We recommend you bring in a suitably qualified person to fully assess the construction and its condition, including:

The presence of underlay
What type it is
The condition of the underlay
Signs of damp or water ingress 
The condition of the exterior coverings
Flashing details

And more besides.

You should also check with your building insurance provider whether installing spray foam insulation will affect your policy before you install it. Most insulations of this type are combustible, which means they can contribute to the spread of fire and increase fire damage if one should break out. It’s a big drawback, and one you need to think about carefully.

Do I Need any Documentation?

Before you go ahead with spray foam installation, you should make sure you have a full pre-installation survey done and that the documents are fully recorded and provided for you to review. You should also check that your installer has a third-party accreditation (look for the Product BBA or KIWA certification). With this your installer should be able to demonstrate that they’ve handled this product before and installed it in full, in line with the requirements and safety guidelines. Once it’s completed, you should make sure you have a copy of the warranty or guarantee, and check if it’s backed by any insurance if the installer stops trading for any reason.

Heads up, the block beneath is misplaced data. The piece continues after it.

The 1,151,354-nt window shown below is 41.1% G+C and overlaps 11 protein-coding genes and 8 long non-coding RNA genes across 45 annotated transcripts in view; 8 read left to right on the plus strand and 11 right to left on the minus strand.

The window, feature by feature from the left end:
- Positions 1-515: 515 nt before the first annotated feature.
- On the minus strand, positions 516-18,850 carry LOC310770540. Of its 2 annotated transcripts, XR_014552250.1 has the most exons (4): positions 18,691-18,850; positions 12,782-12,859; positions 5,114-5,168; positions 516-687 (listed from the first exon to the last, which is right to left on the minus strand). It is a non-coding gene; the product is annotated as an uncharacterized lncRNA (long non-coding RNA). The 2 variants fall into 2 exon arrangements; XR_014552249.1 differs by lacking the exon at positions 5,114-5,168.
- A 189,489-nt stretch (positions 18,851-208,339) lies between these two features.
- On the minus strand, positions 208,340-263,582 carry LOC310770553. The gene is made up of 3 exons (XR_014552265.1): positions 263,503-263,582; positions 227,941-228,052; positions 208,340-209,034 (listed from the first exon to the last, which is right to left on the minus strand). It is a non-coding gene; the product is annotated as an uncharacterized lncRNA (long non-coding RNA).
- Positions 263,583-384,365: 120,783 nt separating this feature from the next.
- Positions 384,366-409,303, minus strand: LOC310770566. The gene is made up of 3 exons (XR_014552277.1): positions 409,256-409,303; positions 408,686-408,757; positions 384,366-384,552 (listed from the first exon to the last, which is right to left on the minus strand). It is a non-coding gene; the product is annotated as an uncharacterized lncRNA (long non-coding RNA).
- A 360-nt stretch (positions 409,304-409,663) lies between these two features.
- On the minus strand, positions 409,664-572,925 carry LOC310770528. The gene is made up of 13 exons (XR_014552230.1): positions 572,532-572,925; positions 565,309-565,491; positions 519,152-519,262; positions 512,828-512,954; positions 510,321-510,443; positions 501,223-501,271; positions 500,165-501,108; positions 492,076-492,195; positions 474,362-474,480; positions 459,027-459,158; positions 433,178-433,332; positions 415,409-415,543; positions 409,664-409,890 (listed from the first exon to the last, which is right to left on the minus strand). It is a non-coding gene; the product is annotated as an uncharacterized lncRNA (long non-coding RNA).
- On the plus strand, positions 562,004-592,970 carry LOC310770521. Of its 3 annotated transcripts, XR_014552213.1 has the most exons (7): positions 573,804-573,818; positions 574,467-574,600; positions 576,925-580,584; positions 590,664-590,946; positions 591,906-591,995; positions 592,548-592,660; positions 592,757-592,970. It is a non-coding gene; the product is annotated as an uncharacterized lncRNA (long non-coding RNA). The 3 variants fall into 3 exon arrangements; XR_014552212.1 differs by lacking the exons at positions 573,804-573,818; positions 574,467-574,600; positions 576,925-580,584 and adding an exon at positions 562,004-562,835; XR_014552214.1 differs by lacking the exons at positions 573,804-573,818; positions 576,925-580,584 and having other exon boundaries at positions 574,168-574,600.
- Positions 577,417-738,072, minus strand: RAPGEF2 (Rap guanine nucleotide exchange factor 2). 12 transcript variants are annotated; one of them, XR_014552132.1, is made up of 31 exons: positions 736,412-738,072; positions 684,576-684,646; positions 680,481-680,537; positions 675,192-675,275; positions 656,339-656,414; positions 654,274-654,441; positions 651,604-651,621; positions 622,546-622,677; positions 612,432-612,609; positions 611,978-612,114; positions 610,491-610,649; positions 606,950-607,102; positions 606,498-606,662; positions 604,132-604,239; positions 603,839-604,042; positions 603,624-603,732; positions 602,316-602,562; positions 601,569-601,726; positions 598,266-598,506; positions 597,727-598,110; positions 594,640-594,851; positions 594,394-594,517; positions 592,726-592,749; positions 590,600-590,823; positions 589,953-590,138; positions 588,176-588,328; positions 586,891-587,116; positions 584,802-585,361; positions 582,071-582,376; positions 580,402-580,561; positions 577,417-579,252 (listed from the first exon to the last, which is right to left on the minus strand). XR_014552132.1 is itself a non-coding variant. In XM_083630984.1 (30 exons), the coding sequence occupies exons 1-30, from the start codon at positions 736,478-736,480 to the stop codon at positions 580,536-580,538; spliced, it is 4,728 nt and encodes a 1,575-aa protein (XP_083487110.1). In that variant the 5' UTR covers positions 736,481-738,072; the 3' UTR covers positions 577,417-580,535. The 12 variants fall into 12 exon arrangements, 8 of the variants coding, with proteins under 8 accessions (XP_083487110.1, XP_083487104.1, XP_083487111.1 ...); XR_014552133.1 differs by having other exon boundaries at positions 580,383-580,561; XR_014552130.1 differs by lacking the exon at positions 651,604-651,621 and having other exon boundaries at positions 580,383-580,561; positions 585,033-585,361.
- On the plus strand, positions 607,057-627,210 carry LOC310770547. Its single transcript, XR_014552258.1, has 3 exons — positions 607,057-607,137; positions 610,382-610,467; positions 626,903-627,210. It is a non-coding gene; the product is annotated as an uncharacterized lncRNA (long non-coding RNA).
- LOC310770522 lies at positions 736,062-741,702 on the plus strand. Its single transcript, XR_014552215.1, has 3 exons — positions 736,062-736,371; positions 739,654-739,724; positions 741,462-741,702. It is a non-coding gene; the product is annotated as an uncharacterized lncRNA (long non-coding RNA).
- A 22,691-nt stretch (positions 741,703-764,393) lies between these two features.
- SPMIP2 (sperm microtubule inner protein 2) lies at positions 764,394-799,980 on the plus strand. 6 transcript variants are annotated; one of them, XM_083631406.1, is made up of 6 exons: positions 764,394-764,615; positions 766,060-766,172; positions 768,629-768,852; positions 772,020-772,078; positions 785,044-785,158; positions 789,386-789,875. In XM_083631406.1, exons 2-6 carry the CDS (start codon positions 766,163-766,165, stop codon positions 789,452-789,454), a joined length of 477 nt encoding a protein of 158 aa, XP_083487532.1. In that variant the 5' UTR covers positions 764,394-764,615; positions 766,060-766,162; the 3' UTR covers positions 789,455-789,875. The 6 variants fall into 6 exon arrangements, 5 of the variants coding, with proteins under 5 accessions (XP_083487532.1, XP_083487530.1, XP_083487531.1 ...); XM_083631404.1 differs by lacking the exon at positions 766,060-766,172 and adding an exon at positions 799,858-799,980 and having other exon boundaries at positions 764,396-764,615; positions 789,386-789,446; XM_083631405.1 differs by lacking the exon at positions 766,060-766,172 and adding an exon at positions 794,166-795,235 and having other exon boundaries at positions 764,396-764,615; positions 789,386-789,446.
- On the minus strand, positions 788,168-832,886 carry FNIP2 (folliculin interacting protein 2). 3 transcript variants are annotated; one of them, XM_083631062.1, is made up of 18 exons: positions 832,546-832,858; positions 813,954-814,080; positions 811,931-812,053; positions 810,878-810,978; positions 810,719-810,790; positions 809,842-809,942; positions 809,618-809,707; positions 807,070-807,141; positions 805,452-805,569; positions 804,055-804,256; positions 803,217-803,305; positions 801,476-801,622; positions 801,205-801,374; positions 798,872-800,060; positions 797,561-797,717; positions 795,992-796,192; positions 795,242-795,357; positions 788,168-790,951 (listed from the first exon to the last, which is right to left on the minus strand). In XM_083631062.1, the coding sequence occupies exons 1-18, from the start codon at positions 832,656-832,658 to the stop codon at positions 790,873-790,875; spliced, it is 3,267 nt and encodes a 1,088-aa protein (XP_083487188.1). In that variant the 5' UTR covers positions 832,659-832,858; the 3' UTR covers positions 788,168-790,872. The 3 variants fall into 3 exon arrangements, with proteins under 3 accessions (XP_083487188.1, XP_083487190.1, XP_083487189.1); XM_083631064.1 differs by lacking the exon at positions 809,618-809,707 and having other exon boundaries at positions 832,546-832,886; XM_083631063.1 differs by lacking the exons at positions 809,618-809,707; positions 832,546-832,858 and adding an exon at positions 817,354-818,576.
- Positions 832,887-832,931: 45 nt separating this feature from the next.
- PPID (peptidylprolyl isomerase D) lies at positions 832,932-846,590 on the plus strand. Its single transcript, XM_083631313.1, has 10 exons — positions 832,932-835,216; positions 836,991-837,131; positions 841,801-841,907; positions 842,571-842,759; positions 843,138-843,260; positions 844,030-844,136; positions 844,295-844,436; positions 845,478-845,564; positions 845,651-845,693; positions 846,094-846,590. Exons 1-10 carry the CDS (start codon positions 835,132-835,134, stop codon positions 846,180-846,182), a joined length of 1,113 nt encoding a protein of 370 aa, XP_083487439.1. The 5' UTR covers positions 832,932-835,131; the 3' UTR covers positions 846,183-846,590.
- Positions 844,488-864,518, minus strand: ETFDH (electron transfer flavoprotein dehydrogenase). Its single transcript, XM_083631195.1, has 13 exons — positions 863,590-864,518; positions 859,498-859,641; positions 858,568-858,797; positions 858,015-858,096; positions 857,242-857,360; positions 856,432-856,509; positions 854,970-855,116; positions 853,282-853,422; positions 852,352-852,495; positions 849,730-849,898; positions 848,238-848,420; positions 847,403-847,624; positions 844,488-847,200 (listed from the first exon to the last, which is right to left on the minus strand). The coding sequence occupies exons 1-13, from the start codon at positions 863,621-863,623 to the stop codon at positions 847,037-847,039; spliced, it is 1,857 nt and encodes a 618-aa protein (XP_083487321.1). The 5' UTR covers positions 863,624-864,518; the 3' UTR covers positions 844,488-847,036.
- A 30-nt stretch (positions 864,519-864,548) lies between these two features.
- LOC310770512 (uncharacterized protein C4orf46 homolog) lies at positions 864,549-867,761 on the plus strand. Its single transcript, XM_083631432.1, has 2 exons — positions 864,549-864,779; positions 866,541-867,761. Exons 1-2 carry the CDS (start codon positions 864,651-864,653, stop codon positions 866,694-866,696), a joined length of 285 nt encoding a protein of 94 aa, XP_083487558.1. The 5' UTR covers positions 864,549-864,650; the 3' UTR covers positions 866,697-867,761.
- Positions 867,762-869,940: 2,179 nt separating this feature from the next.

However, even with a comprehensive documentation pack, you may need to undertake further investigations to satisfy future purchasers or lenders. If you’re considering having spray foam insulation installed, or it’s already in your home and you’re worried about the risk of damage and potential future problems, we recommend speaking to a qualified chartered building surveyor to get some impartial advice.